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Homework Help: Cauchy Intergral Formula sin(i)?

  1. Sep 18, 2010 #1
    Cauchy Intergral Formula sin(i)??

    1. The problem statement, all variables and given/known data
    Circle of radius 2 centered at the origin oriented anticlockwise. Evaluate:
    [tex]\int\frac{sin(z)}{z^{2} +1}[/tex]

    2. Relevant equations
    I think I'm supposed to be using the Cauchy Integral Formula, so
    [tex]\int\frac{f(z) dz}{z - z_{0}}[/tex] = 2[tex]\pi[/tex]if(z_{0})

    3. The attempt at a solution
    I rewrote z[tex]^{2}[/tex] +1 = (z + i)(z - i) and took z[tex]_{0}[/tex] = i , (suitable z[tex]_{0}[/tex] within the countour) so f(z) = [tex]\frac{sin(z)}{z + i}[/tex] .

    Then 2[tex]\pi[/tex]if( [tex]_{0}[/tex] ) = 2[tex]\pi[/tex]i [tex]\frac{sin(i)}{i + i}[/tex]

    But what do I do with sin(i)? Can I take i in polar form on my real/imaginary axis and say sin(i) = sin([tex]\frac{\pi}{2}[/tex]) = 1 ? Is that correct or have I lost the plot somewhere?

    (Sorry, I never seem to get the Latex quite right.)
    Last edited: Sep 18, 2010
  2. jcsd
  3. Sep 18, 2010 #2
    Re: Cauchy Intergral Formula sin(i)??

    Yes it should be fine to leave it as sin(i). But clearly sin(i) =/= 1, so I'm not sure what you were trying to do at the end. Using sin(z) = (e^iz - e^(-iz)) / 2i should clarify this. The rest of your work seems fine.
  4. Sep 18, 2010 #3
    Re: Cauchy Intergral Formula sin(i)??

    Also, you may use the Residue Theorem to solve this problem.

    1. Both i and -i are inside the circle of radius 2 (centered at origin), so you have 2 different singularities inside your closed contour.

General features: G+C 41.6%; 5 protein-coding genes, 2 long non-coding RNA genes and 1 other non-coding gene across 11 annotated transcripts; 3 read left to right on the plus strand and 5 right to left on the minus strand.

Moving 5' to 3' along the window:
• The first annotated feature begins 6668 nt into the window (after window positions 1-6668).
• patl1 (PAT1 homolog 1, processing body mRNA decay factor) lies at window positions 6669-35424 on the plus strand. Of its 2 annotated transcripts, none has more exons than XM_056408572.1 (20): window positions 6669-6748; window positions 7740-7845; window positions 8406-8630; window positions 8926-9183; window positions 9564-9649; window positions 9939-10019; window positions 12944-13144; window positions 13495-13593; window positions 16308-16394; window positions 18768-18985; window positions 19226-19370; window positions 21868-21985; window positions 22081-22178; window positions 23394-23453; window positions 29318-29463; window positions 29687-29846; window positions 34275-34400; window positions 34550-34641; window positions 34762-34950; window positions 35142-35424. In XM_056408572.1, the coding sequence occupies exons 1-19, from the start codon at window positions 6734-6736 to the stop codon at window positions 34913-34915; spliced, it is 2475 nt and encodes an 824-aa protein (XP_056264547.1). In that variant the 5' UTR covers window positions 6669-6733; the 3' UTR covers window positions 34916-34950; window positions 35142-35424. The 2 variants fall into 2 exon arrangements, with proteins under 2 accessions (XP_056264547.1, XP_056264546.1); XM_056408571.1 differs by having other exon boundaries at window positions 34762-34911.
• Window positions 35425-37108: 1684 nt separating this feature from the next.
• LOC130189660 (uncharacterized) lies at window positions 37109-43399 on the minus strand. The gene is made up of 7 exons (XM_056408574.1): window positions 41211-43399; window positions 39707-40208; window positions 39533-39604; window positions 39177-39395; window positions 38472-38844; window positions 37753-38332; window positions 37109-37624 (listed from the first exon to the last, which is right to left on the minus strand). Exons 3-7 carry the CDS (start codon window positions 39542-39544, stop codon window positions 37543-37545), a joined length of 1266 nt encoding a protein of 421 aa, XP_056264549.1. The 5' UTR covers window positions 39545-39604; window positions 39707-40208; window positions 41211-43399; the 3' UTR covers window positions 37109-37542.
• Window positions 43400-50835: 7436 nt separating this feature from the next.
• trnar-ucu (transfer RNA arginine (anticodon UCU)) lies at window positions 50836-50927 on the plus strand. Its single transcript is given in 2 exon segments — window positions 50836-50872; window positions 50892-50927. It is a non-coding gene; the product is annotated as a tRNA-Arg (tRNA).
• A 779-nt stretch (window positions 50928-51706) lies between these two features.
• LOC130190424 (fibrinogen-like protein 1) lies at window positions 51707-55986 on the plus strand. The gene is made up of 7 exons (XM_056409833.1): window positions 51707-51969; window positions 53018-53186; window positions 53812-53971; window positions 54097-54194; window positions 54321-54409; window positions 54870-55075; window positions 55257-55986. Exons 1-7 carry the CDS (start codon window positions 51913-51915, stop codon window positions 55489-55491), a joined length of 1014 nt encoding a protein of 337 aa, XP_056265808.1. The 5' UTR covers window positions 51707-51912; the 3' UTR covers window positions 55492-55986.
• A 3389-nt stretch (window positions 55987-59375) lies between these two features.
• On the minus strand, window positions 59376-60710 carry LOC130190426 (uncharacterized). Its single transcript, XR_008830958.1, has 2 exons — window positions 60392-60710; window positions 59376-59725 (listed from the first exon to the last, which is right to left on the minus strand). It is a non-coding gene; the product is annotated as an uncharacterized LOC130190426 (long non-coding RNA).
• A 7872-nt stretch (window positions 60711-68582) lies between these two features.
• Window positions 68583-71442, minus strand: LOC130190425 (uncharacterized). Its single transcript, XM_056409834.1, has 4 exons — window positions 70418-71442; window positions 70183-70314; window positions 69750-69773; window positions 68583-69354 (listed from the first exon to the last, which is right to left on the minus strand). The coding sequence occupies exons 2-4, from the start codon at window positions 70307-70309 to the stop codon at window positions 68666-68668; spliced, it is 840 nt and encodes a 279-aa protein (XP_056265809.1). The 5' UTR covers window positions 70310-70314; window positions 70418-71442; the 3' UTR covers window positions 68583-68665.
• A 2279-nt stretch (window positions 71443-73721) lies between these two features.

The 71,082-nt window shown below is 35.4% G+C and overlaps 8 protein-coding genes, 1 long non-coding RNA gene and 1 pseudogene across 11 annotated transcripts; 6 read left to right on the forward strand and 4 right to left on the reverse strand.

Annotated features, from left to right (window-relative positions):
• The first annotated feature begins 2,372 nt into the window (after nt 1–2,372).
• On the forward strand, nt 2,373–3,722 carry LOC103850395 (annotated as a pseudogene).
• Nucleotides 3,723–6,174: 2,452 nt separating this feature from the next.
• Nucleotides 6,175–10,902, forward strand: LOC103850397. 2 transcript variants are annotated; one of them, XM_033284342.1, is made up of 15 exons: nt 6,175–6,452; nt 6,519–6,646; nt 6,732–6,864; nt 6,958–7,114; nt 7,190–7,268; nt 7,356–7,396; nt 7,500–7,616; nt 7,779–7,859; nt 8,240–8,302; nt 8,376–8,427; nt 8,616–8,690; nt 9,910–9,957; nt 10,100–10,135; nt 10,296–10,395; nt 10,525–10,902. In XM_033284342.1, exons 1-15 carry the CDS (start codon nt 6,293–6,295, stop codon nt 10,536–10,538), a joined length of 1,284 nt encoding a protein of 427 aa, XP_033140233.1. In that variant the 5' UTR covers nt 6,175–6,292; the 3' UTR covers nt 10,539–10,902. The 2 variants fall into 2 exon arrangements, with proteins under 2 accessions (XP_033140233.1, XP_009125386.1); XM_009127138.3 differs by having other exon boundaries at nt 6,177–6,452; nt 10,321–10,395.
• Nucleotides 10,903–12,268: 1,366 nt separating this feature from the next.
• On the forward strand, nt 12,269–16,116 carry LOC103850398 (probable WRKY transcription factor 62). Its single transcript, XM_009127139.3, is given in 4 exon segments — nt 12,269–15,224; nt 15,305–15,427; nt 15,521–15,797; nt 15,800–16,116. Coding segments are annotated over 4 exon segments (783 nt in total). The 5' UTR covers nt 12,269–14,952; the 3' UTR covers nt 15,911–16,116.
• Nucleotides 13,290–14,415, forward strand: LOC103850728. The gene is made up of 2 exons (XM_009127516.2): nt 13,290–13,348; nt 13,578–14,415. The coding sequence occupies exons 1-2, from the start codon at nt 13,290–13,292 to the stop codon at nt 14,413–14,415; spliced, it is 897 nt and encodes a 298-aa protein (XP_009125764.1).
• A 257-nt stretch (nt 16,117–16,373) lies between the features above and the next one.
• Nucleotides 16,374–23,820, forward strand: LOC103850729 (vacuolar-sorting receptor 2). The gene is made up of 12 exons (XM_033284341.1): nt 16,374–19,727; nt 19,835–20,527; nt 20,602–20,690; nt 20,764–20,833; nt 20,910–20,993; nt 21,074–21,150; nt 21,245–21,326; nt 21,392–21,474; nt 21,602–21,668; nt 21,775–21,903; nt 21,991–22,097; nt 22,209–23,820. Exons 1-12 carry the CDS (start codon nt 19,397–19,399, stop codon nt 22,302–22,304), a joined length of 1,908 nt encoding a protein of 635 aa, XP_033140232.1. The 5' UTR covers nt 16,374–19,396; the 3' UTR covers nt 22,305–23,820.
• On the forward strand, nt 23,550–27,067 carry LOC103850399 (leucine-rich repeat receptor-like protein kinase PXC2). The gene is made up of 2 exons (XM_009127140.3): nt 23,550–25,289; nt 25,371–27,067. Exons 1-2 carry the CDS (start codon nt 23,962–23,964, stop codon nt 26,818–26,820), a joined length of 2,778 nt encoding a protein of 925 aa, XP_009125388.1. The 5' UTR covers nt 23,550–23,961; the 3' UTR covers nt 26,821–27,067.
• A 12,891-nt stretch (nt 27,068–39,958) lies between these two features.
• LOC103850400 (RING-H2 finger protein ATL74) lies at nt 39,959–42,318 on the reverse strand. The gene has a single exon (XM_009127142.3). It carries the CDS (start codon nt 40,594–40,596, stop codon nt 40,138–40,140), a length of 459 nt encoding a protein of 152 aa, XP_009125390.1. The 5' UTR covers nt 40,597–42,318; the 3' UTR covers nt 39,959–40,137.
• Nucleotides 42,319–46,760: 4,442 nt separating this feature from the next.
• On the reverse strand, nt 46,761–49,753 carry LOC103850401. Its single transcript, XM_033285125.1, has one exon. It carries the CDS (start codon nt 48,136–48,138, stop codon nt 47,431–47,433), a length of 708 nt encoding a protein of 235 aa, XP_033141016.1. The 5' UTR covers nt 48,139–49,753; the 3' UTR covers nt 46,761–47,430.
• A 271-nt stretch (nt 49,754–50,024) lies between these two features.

2. sin(z) = (exp(iz) - exp(-iz))/2i
  5. Sep 19, 2010 #4
    Re: Cauchy Intergral Formula sin(i)??

    :bugeye: O yes, I can't use Cauchy because there's more than one singular point. Cheers.
  6. Sep 19, 2010 #5
    Re: Cauchy Intergral Formula sin(i)??

    Ah yes, stupid oversight, since f was clearly not analytic on {z | |z| < 2}. So you have to use residue calculus, which is fine.

    *EDIT* Actually, you can still use Cauchy (especially if you don't know the residue theorem). But you have to apply http://en.wikipedia.org/wiki/Cauchy%27s_integral_theorem" [Broken] first before applying Cauchy's integral formula (this is slightly confusing but everything else is based on Cauchy's theorem). This is the correct way to deal with multiple singularities via the Cauchy integral formula, though on the few complex integrals I have looked at, it happened that I ditched this method in favor of residue calculus because the former is tedious.
    Last edited by a moderator: May 4, 2017
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